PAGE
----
Changes in the discipline of transport economics in Europe have implications :for different modes, topics, and agents within the field. This article presents some of the most important changes, with a focus on the situation within the European Union (EU). The EU offers a coherent institutional basis for presenting some important regulations toward liberalization, in this case, those that are part of so-called European Common Transport Policy. The selection of the topics has depended largely on the interest and expertise of the author; obviously, other important topics developed by experts from individual countries or even transport authorities within their boundaries could expand the discussion.
The European Union (EU) originated from an uncoordinated patchwork of different driving forces, disconnected networks, and strong national regimes. The pace toward more coordinated policies, for instance, in the area of a common transport policy (CTP), has usually followed a gradual approach not exempt from some frustration and failures.
Transport is one of the connecting principles of European integration policy (Nijkamp et al. 1998). In 2001 the European Commission proposed in a white paper more than 50 measures to develop a transport system capable of shifting the balance between modes of transport, revitalizing the railways, promoting transport by sea and inland waterways, and controlling the growth in air transport (COM 2001). Because the difficulties implementing the CTP developed by the Treaty of Rome were clear at that time, it was necessary for the Treaty of Maastricht to reinforce the political, institutional, and budgetary foundations for transport policy, inter alia, by introducing the concept of the Trans-European Network (TEN).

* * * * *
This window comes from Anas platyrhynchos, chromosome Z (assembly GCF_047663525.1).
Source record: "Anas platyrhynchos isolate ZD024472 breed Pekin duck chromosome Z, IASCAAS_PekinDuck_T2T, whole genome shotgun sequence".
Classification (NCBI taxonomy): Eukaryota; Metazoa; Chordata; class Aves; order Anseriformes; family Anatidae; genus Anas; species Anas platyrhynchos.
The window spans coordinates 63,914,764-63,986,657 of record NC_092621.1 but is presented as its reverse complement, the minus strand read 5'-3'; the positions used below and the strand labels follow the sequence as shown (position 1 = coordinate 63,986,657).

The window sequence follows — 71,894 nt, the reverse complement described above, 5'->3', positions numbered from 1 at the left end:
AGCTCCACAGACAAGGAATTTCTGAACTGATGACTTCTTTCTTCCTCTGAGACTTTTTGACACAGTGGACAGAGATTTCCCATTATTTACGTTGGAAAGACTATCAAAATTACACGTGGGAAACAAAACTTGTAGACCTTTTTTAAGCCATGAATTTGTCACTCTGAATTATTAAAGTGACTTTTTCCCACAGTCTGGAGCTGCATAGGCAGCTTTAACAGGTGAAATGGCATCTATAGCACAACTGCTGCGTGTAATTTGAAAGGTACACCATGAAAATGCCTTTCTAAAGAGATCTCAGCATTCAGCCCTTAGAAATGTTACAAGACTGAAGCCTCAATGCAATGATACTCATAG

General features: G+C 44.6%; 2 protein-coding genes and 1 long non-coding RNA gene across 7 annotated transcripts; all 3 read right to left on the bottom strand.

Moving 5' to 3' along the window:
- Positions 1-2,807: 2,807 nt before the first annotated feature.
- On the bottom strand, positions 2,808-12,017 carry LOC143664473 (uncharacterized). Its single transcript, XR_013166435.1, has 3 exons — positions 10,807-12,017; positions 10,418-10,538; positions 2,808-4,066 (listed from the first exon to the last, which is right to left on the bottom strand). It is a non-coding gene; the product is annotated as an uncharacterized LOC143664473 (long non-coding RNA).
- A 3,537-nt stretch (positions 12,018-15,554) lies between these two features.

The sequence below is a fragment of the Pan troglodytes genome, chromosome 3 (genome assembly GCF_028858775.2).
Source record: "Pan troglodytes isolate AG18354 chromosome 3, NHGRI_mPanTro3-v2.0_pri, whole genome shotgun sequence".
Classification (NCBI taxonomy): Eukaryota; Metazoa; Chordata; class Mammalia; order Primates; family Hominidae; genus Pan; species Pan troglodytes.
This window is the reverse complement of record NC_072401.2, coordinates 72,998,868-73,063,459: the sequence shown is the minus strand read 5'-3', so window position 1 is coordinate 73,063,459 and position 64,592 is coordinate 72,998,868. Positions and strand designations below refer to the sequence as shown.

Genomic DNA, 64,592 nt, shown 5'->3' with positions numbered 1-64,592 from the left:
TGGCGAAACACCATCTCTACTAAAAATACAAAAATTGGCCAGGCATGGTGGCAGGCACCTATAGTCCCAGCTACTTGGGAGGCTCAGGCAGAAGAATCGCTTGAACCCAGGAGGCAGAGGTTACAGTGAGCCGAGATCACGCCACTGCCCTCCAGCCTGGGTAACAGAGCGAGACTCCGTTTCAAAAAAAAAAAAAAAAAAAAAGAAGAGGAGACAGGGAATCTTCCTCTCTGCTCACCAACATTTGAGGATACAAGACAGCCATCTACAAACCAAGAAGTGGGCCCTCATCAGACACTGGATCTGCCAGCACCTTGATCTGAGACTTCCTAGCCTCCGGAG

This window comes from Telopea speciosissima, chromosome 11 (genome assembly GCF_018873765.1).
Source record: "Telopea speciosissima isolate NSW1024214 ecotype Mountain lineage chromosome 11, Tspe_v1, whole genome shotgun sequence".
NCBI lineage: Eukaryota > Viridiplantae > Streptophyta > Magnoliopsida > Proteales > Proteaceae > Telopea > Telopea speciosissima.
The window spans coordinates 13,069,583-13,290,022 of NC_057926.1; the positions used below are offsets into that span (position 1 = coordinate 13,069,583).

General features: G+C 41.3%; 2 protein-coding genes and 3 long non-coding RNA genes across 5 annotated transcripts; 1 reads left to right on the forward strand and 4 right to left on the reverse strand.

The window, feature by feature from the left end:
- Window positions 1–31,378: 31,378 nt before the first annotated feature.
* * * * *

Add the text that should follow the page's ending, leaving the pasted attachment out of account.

The commission's vision on the future development of the CTP, published in December 1992(COM 1992), focuses on opening up the transport market. However, the more or less rapid implementation of the European Community's (EC's) decisions according to modes of transport explains the existence of certain difficulties, such as (1) unequal growth in the different modes of transport; (2) congestion on the main roads and rail routes, in cities and at certain airports; and (3) harmful effects on the environment and public health, and poor road safety.
Trans-European Transport Network (TEN-T) policy aims to provide the infrastructure needed for the internal market to function smoothly and for the objectives of the Lisbon Agenda, with special emphasis on economic growth and employment. It also promotes accessibility and territorial cohesion. It facilitates every EU citizen's right to move freely within the territory of the member states, integrating environmental protection requirements with a view to promoting sustainable development (COM 2009, 1).
One of the major debates in transport economics in recent decades has been whether transport infrastructure investments, in well-developed or emerging economies, promote economic growth, mainly at the urban, regional and national level, and, consequently, how the impact of such investments can be measured. This controversial issue is one of the key determinants of decisions on transport infrastructure investments, and one of the principal instruments that has been used in the past to promote social cohesion between the different...